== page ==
"The logistics sector has so much more to offer than it initially seems"
We regularly interview inspiring professionals from the world of traffic, mobility, transport and logistics. We are keen to hear about what drives them and to gain knowledge about innovations and real-life cases.
This time, we spoke to Angeline Markus, Key Account Director at Olympia – for the Logistics, Professional Services, Engineering, Government, Industrial and Transport sectors – and a committee member for the Dutch Logistics Manager of the Year award. Olympia provides recruitment and employment services for customers including Albert Heijn online, AS Watson, The Greenery, Flora Holland, Samsung.
Angeline, you’ve joined the committee for the Logistics Manager of the Year award. Why did you decide to do that, and what does it entail exactly?
“My decision was driven by my passion for logistics and because I believe the logistics sector deserves more recognition. The recent coronavirus situation has made it clear to everyone that logistics is an essential sector. It is also an accessible sector for a large group of people and has much more to offer than what most people see from the outside.”
“The industry is currently facing two main challenges: a labour market shortage, and changing roles due to automation and digitalization. That’s why it’s important that logistics managers are able to spot – and nurture – potential in people. We’re strong advocates of that at Olympia, and I am personally too.”
How will you incorporate that ambition into the award process?
“I want us to address these topics much more thoroughly in the ‘Logistics Manager of the Year’ award, because how can you discover talented people from a completely different sector, for example, with non-traditional experience and qualifications? How can you tell whether someone has the right potential for development? And how can you ensure that you keep your existing employees happy and up to scratch in terms of the new skills needed today? There are so many opportunities to further develop the logistics profession. The logistics manager plays a crucial role in that and can really make a difference.”
“I like getting involved in things like that as part of my role. I love working at Olympia, and development potential is one of our key topics. Thanks to my knowledge and experience of the labour market, I can definitely make a valuable contribution in this position. My aim is to make the top 50 Dutch logistics professionals all eager to be considered for the award.”
Who are the absolute creme de la creme in the logistics sector – people who should definitely put themselves forward or allow themselves to be put forward for the award?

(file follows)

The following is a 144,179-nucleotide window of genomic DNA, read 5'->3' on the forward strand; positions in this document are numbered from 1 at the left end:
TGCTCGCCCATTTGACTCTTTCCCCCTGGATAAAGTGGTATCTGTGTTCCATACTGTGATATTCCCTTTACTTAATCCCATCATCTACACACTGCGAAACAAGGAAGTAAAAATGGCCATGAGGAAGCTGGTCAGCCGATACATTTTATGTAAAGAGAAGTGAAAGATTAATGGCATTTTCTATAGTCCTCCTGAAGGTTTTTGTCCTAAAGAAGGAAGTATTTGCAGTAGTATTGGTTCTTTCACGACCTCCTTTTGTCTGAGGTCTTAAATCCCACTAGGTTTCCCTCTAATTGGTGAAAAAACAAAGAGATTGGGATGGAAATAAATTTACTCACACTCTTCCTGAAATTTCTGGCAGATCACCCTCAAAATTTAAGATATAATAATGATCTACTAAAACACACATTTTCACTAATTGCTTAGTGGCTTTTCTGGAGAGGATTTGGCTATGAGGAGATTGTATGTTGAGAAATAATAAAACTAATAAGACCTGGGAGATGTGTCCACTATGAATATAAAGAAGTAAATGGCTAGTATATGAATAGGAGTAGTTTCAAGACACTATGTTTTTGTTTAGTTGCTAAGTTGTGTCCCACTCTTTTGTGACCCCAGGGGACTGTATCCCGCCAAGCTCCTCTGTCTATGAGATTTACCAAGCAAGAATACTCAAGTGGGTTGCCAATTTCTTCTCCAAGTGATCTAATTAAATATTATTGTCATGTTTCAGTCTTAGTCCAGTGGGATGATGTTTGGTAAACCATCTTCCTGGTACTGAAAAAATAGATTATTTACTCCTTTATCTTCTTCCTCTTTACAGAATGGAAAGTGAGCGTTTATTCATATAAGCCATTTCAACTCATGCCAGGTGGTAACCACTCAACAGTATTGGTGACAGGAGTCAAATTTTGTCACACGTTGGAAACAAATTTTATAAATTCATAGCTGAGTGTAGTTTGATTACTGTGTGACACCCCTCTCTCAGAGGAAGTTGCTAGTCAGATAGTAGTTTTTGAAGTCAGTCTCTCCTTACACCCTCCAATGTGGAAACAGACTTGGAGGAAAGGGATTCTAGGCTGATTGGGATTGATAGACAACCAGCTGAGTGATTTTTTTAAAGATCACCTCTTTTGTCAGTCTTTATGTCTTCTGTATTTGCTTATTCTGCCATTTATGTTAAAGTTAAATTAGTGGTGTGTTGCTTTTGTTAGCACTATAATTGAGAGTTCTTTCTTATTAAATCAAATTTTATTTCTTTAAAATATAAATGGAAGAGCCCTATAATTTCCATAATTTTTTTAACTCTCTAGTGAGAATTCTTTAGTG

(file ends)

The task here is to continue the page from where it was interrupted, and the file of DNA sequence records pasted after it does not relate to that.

“As an independent jury member I can’t name any names, of course, but I can tell you what I will be looking out for: future-oriented professionals with a passion for innovation, adaptability and strong networking skills. This is what is needed by both the industry and the labour market. The future of the sector lies in new strategies based on keywords such as smarter, smaller and connected.”
What do you mean by that?
“Make use of new technologies, focus on the section of the supply chain that you excel at and ensure that you’re continuously making new connections within your environment. Organizations are seeking professionals who can anticipate change. The top talents of the future will be the experts who are able to rapidly learn new skills and – if necessary – ‘unlearn’ old ones.”
In the press release about your appointment to the committee, you’re quoted as saying that the logistics sector has a leading position in the Netherlands but that it can still be very difficult to fill logistics vacancies. Will this remain the case even though we’re apparently heading for a recession, and if so why?
“Yes, even in the face of such prospects this will definitely remain unchanged. We’re seeing that digitalization is accelerating, partly due to the coronavirus situation – and not only in logistics, but also in other sectors covered by Olympia. This is also causing a shift in demand – for different kinds of people, different roles and different competencies than we’ve become used to. Besides that, online shopping is increasingly becoming the norm rather than the exception, which is of course contributing to a rise in demand and greater pressure on distribution centres. Just look at how many new DCs have opened in the past year; the strong growth in e-commerce continues.”